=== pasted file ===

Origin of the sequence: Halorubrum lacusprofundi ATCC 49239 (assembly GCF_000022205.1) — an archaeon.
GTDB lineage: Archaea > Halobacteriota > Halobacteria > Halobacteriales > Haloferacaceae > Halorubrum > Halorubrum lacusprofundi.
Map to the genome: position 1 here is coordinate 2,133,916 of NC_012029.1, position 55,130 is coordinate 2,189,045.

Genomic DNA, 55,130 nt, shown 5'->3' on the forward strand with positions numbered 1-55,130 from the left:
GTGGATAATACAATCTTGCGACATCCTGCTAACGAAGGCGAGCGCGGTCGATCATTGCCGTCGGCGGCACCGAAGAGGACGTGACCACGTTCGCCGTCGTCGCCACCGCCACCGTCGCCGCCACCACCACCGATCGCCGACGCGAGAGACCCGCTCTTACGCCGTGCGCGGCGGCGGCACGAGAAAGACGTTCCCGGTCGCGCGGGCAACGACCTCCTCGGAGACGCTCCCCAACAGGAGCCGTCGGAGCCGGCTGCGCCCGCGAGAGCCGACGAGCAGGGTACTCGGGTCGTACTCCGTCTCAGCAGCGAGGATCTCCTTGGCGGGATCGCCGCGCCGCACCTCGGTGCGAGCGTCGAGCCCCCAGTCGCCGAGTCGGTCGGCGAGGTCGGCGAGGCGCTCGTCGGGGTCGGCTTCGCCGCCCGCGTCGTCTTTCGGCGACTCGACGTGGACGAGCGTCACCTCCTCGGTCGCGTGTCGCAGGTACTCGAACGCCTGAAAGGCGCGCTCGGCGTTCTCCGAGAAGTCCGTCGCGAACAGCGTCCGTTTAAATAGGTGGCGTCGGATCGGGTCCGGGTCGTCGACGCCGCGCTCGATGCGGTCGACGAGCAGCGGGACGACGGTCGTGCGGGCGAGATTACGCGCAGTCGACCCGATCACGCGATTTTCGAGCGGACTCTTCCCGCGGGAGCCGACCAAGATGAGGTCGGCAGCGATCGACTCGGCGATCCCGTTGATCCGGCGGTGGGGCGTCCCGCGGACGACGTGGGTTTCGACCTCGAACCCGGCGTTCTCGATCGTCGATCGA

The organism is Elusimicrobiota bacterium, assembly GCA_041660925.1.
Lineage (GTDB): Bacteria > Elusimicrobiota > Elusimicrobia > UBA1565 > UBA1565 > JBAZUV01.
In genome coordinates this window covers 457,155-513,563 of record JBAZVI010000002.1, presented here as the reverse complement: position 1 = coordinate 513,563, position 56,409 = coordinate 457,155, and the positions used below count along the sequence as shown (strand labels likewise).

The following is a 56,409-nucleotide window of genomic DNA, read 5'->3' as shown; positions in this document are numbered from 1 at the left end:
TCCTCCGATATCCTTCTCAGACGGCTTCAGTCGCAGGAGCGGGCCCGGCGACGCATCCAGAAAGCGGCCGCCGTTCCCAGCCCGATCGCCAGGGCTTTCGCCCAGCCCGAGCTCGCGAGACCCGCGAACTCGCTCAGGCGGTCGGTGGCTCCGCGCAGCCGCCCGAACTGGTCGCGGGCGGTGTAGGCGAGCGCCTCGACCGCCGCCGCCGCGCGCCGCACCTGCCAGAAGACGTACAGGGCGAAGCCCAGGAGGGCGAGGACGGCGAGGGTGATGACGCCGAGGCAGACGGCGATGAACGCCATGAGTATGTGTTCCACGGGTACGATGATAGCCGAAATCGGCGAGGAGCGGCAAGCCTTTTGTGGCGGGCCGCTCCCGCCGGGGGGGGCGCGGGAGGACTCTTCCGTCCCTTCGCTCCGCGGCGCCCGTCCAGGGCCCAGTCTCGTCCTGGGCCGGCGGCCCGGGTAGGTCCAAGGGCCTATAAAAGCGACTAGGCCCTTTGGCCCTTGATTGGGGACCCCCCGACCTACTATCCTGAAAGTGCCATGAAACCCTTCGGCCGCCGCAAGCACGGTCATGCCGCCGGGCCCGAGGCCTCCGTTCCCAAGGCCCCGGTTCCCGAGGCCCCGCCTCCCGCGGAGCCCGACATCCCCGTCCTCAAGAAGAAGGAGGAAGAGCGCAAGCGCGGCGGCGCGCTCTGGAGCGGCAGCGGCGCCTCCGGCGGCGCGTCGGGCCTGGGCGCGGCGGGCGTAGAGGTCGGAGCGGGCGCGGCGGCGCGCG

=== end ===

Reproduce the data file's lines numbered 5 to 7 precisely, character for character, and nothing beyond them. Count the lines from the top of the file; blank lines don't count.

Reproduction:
GTGGATAATACAATCTTGCGACATCCTGCTAACGAAGGCGAGCGCGGTCGATCATTGCCGTCGGCGGCACCGAAGAGGACGTGACCACGTTCGCCGTCGTCGCCACCGCCACCGTCGCCGCCACCACCACCGATCGCCGACGCGAGAGACCCGCTCTTACGCCGTGCGCGGCGGCGGCACGAGAAAGACGTTCCCGGTCGCGCGGGCAACGACCTCCTCGGAGACGCTCCCCAACAGGAGCCGTCGGAGCCGGCTGCGCCCGCGAGAGCCGACGAGCAGGGTACTCGGGTCGTACTCCGTCTCAGCAGCGAGGATCTCCTTGGCGGGATCGCCGCGCCGCACCTCGGTGCGAGCGTCGAGCCCCCAGTCGCCGAGTCGGTCGGCGAGGTCGGCGAGGCGCTCGTCGGGGTCGGCTTCGCCGCCCGCGTCGTCTTTCGGCGACTCGACGTGGACGAGCGTCACCTCCTCGGTCGCGTGTCGCAGGTACTCGAACGCCTGAAAGGCGCGCTCGGCGTTCTCCGAGAAGTCCGTCGCGAACAGCGTCCGTTTAAATAGGTGGCGTCGGATCGGGTCCGGGTCGTCGACGCCGCGCTCGATGCGGTCGACGAGCAGCGGGACGACGGTCGTGCGGGCGAGATTACGCGCAGTCGACCCGATCACGCGATTTTCGAGCGGACTCTTCCCGCGGGAGCCGACCAAGATGAGGTCGGCAGCGATCGACTCGGCGATCCCGTTGATCCGGCGGTGGGGCGTCCCGCGGACGACGTGGGTTTCGACCTCGAACCCGGCGTTCTCGATCGTCGATCGA

The organism is Elusimicrobiota bacterium, assembly GCA_041660925.1.
Lineage (GTDB): Bacteria > Elusimicrobiota > Elusimicrobia > UBA1565 > UBA1565 > JBAZUV01.